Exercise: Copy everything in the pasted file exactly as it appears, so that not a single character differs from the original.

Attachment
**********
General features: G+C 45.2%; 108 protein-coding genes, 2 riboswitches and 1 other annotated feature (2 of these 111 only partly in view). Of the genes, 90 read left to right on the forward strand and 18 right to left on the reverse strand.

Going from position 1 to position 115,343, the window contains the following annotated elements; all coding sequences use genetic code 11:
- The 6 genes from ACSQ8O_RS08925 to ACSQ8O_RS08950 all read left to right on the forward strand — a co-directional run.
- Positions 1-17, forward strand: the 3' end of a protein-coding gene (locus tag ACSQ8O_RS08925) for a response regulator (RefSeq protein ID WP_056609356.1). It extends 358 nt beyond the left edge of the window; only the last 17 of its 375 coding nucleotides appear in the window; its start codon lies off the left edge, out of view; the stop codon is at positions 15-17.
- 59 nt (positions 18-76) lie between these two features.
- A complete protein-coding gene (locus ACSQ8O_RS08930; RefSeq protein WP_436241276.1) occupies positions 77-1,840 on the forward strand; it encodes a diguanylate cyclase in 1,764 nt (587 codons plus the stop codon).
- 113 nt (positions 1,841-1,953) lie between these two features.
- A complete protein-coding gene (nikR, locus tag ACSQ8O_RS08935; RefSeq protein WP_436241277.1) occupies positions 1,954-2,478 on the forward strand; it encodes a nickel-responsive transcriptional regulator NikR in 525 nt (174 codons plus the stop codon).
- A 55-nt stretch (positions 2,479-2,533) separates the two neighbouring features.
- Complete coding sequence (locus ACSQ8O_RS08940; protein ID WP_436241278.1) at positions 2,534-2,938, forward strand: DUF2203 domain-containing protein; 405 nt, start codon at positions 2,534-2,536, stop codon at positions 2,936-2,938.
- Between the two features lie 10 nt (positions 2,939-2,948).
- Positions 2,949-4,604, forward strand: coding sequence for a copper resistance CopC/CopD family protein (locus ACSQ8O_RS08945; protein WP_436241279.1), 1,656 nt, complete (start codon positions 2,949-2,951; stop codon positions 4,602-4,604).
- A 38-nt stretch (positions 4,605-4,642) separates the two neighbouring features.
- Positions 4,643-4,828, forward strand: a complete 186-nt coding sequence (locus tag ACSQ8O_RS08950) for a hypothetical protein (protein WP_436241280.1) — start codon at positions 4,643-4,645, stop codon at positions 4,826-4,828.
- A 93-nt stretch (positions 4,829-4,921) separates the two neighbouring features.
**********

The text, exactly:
General features: G+C 45.2%; 108 protein-coding genes, 2 riboswitches and 1 other annotated feature (2 of these 111 only partly in view). Of the genes, 90 read left to right on the forward strand and 18 right to left on the reverse strand.

Going from position 1 to position 115,343, the window contains the following annotated elements; all coding sequences use genetic code 11:
- The 6 genes from ACSQ8O_RS08925 to ACSQ8O_RS08950 all read left to right on the forward strand — a co-directional run.
- Positions 1-17, forward strand: the 3' end of a protein-coding gene (locus tag ACSQ8O_RS08925) for a response regulator (RefSeq protein ID WP_056609356.1). It extends 358 nt beyond the left edge of the window; only the last 17 of its 375 coding nucleotides appear in the window; its start codon lies off the left edge, out of view; the stop codon is at positions 15-17.
- 59 nt (positions 18-76) lie between these two features.
- A complete protein-coding gene (locus ACSQ8O_RS08930; RefSeq protein WP_436241276.1) occupies positions 77-1,840 on the forward strand; it encodes a diguanylate cyclase in 1,764 nt (587 codons plus the stop codon).
- 113 nt (positions 1,841-1,953) lie between these two features.
- A complete protein-coding gene (nikR, locus tag ACSQ8O_RS08935; RefSeq protein WP_436241277.1) occupies positions 1,954-2,478 on the forward strand; it encodes a nickel-responsive transcriptional regulator NikR in 525 nt (174 codons plus the stop codon).
- A 55-nt stretch (positions 2,479-2,533) separates the two neighbouring features.
- Complete coding sequence (locus ACSQ8O_RS08940; protein ID WP_436241278.1) at positions 2,534-2,938, forward strand: DUF2203 domain-containing protein; 405 nt, start codon at positions 2,534-2,536, stop codon at positions 2,936-2,938.
- Between the two features lie 10 nt (positions 2,939-2,948).
- Positions 2,949-4,604, forward strand: coding sequence for a copper resistance CopC/CopD family protein (locus ACSQ8O_RS08945; protein WP_436241279.1), 1,656 nt, complete (start codon positions 2,949-2,951; stop codon positions 4,602-4,604).
- A 38-nt stretch (positions 4,605-4,642) separates the two neighbouring features.
- Positions 4,643-4,828, forward strand: a complete 186-nt coding sequence (locus tag ACSQ8O_RS08950) for a hypothetical protein (protein WP_436241280.1) — start codon at positions 4,643-4,645, stop codon at positions 4,826-4,828.
- A 93-nt stretch (positions 4,829-4,921) separates the two neighbouring features.